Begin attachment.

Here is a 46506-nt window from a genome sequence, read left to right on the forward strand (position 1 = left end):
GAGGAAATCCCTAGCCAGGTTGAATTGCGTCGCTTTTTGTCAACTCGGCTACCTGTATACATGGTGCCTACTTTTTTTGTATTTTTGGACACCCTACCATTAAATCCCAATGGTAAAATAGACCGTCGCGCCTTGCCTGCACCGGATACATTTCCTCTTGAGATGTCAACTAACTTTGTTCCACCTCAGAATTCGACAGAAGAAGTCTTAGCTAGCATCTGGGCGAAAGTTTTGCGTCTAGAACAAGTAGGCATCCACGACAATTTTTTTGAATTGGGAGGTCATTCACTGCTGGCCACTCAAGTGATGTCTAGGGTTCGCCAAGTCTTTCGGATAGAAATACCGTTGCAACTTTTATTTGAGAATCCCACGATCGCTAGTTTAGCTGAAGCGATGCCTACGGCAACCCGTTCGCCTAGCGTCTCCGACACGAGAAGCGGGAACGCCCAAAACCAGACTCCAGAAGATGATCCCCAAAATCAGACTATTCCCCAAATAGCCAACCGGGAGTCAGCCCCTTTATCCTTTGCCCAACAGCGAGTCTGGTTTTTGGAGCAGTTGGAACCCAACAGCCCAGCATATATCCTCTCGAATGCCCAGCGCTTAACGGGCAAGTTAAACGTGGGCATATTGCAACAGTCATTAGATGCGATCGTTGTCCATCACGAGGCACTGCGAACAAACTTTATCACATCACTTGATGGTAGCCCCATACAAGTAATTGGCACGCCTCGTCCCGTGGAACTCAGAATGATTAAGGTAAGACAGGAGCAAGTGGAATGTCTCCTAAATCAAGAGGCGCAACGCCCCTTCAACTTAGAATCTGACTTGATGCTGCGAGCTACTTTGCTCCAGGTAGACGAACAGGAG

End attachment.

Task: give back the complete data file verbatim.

Here is a 46506-nt window from a genome sequence, read left to right on the forward strand (position 1 = left end):
GAGGAAATCCCTAGCCAGGTTGAATTGCGTCGCTTTTTGTCAACTCGGCTACCTGTATACATGGTGCCTACTTTTTTTGTATTTTTGGACACCCTACCATTAAATCCCAATGGTAAAATAGACCGTCGCGCCTTGCCTGCACCGGATACATTTCCTCTTGAGATGTCAACTAACTTTGTTCCACCTCAGAATTCGACAGAAGAAGTCTTAGCTAGCATCTGGGCGAAAGTTTTGCGTCTAGAACAAGTAGGCATCCACGACAATTTTTTTGAATTGGGAGGTCATTCACTGCTGGCCACTCAAGTGATGTCTAGGGTTCGCCAAGTCTTTCGGATAGAAATACCGTTGCAACTTTTATTTGAGAATCCCACGATCGCTAGTTTAGCTGAAGCGATGCCTACGGCAACCCGTTCGCCTAGCGTCTCCGACACGAGAAGCGGGAACGCCCAAAACCAGACTCCAGAAGATGATCCCCAAAATCAGACTATTCCCCAAATAGCCAACCGGGAGTCAGCCCCTTTATCCTTTGCCCAACAGCGAGTCTGGTTTTTGGAGCAGTTGGAACCCAACAGCCCAGCATATATCCTCTCGAATGCCCAGCGCTTAACGGGCAAGTTAAACGTGGGCATATTGCAACAGTCATTAGATGCGATCGTTGTCCATCACGAGGCACTGCGAACAAACTTTATCACATCACTTGATGGTAGCCCCATACAAGTAATTGGCACGCCTCGTCCCGTGGAACTCAGAATGATTAAGGTAAGACAGGAGCAAGTGGAATGTCTCCTAAATCAAGAGGCGCAACGCCCCTTCAACTTAGAATCTGACTTGATGCTGCGAGCTACTTTGCTCCAGGTAGACGAACAGGAG